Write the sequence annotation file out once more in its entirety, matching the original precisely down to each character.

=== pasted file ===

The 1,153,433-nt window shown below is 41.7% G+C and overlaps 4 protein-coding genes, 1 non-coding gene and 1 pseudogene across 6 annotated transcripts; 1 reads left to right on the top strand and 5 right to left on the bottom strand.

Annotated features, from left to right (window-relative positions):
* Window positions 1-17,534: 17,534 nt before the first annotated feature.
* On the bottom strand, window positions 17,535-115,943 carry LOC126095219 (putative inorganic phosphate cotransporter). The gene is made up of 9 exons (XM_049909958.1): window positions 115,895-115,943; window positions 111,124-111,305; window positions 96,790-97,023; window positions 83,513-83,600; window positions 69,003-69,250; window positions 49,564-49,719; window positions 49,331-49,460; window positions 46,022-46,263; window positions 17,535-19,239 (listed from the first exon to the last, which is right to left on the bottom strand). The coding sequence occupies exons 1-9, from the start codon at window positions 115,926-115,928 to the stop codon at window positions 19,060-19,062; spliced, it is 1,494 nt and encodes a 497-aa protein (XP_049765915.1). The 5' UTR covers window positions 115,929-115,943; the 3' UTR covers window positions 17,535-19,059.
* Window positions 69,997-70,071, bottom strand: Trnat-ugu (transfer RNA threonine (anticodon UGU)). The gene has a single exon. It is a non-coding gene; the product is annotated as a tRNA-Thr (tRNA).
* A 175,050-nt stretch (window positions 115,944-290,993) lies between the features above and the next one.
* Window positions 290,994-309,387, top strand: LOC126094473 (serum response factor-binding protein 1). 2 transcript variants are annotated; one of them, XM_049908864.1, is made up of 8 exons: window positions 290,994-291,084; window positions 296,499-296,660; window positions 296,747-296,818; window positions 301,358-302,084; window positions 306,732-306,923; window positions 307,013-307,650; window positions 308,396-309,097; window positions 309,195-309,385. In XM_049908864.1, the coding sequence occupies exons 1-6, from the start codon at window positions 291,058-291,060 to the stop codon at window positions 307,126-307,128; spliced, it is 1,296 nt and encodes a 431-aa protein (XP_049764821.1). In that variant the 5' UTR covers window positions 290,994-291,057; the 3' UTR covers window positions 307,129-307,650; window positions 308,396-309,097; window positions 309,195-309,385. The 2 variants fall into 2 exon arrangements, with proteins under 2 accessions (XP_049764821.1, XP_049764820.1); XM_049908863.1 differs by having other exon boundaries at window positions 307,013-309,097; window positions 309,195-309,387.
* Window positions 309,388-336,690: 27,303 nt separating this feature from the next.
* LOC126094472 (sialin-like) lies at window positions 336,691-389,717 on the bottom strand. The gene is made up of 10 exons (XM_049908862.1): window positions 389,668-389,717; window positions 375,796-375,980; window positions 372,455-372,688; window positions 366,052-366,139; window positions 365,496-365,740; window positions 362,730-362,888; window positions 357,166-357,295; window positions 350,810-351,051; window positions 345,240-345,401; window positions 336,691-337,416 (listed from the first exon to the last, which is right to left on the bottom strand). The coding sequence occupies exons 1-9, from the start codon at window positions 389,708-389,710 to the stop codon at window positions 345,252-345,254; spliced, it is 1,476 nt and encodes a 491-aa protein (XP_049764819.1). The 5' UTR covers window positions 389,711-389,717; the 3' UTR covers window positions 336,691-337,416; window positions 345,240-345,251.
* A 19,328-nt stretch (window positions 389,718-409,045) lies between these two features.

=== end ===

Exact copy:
The 1,153,433-nt window shown below is 41.7% G+C and overlaps 4 protein-coding genes, 1 non-coding gene and 1 pseudogene across 6 annotated transcripts; 1 reads left to right on the top strand and 5 right to left on the bottom strand.

Annotated features, from left to right (window-relative positions):
* Window positions 1-17,534: 17,534 nt before the first annotated feature.
* On the bottom strand, window positions 17,535-115,943 carry LOC126095219 (putative inorganic phosphate cotransporter). The gene is made up of 9 exons (XM_049909958.1): window positions 115,895-115,943; window positions 111,124-111,305; window positions 96,790-97,023; window positions 83,513-83,600; window positions 69,003-69,250; window positions 49,564-49,719; window positions 49,331-49,460; window positions 46,022-46,263; window positions 17,535-19,239 (listed from the first exon to the last, which is right to left on the bottom strand). The coding sequence occupies exons 1-9, from the start codon at window positions 115,926-115,928 to the stop codon at window positions 19,060-19,062; spliced, it is 1,494 nt and encodes a 497-aa protein (XP_049765915.1). The 5' UTR covers window positions 115,929-115,943; the 3' UTR covers window positions 17,535-19,059.
* Window positions 69,997-70,071, bottom strand: Trnat-ugu (transfer RNA threonine (anticodon UGU)). The gene has a single exon. It is a non-coding gene; the product is annotated as a tRNA-Thr (tRNA).
* A 175,050-nt stretch (window positions 115,944-290,993) lies between the features above and the next one.
* Window positions 290,994-309,387, top strand: LOC126094473 (serum response factor-binding protein 1). 2 transcript variants are annotated; one of them, XM_049908864.1, is made up of 8 exons: window positions 290,994-291,084; window positions 296,499-296,660; window positions 296,747-296,818; window positions 301,358-302,084; window positions 306,732-306,923; window positions 307,013-307,650; window positions 308,396-309,097; window positions 309,195-309,385. In XM_049908864.1, the coding sequence occupies exons 1-6, from the start codon at window positions 291,058-291,060 to the stop codon at window positions 307,126-307,128; spliced, it is 1,296 nt and encodes a 431-aa protein (XP_049764821.1). In that variant the 5' UTR covers window positions 290,994-291,057; the 3' UTR covers window positions 307,129-307,650; window positions 308,396-309,097; window positions 309,195-309,385. The 2 variants fall into 2 exon arrangements, with proteins under 2 accessions (XP_049764821.1, XP_049764820.1); XM_049908863.1 differs by having other exon boundaries at window positions 307,013-309,097; window positions 309,195-309,387.
* Window positions 309,388-336,690: 27,303 nt separating this feature from the next.
* LOC126094472 (sialin-like) lies at window positions 336,691-389,717 on the bottom strand. The gene is made up of 10 exons (XM_049908862.1): window positions 389,668-389,717; window positions 375,796-375,980; window positions 372,455-372,688; window positions 366,052-366,139; window positions 365,496-365,740; window positions 362,730-362,888; window positions 357,166-357,295; window positions 350,810-351,051; window positions 345,240-345,401; window positions 336,691-337,416 (listed from the first exon to the last, which is right to left on the bottom strand). The coding sequence occupies exons 1-9, from the start codon at window positions 389,708-389,710 to the stop codon at window positions 345,252-345,254; spliced, it is 1,476 nt and encodes a 491-aa protein (XP_049764819.1). The 5' UTR covers window positions 389,711-389,717; the 3' UTR covers window positions 336,691-337,416; window positions 345,240-345,251.
* A 19,328-nt stretch (window positions 389,718-409,045) lies between these two features.